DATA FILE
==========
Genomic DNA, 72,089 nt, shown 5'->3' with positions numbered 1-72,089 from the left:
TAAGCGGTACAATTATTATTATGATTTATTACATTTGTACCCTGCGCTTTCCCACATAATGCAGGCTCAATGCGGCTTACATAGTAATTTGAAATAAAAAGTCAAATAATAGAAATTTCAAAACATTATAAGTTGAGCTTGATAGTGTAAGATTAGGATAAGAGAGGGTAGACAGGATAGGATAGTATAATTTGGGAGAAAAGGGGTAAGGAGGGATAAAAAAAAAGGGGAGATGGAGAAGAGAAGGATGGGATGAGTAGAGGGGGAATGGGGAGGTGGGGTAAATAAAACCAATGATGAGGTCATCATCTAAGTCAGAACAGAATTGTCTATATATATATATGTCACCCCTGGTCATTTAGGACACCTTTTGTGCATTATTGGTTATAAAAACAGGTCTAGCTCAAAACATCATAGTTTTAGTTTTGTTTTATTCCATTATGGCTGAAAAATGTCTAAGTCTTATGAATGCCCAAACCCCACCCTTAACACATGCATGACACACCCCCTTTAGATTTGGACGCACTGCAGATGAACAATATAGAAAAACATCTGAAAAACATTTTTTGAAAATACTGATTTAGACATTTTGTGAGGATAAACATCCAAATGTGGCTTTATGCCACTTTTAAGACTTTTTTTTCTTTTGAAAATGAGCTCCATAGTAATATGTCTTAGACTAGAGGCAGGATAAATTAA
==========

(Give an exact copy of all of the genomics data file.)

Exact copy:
Genomic DNA, 72,089 nt, shown 5'->3' with positions numbered 1-72,089 from the left:
TAAGCGGTACAATTATTATTATGATTTATTACATTTGTACCCTGCGCTTTCCCACATAATGCAGGCTCAATGCGGCTTACATAGTAATTTGAAATAAAAAGTCAAATAATAGAAATTTCAAAACATTATAAGTTGAGCTTGATAGTGTAAGATTAGGATAAGAGAGGGTAGACAGGATAGGATAGTATAATTTGGGAGAAAAGGGGTAAGGAGGGATAAAAAAAAAGGGGAGATGGAGAAGAGAAGGATGGGATGAGTAGAGGGGGAATGGGGAGGTGGGGTAAATAAAACCAATGATGAGGTCATCATCTAAGTCAGAACAGAATTGTCTATATATATATATGTCACCCCTGGTCATTTAGGACACCTTTTGTGCATTATTGGTTATAAAAACAGGTCTAGCTCAAAACATCATAGTTTTAGTTTTGTTTTATTCCATTATGGCTGAAAAATGTCTAAGTCTTATGAATGCCCAAACCCCACCCTTAACACATGCATGACACACCCCCTTTAGATTTGGACGCACTGCAGATGAACAATATAGAAAAACATCTGAAAAACATTTTTTGAAAATACTGATTTAGACATTTTGTGAGGATAAACATCCAAATGTGGCTTTATGCCACTTTTAAGACTTTTTTTTCTTTTGAAAATGAGCTCCATAGTAATATGTCTTAGACTAGAGGCAGGATAAATTAA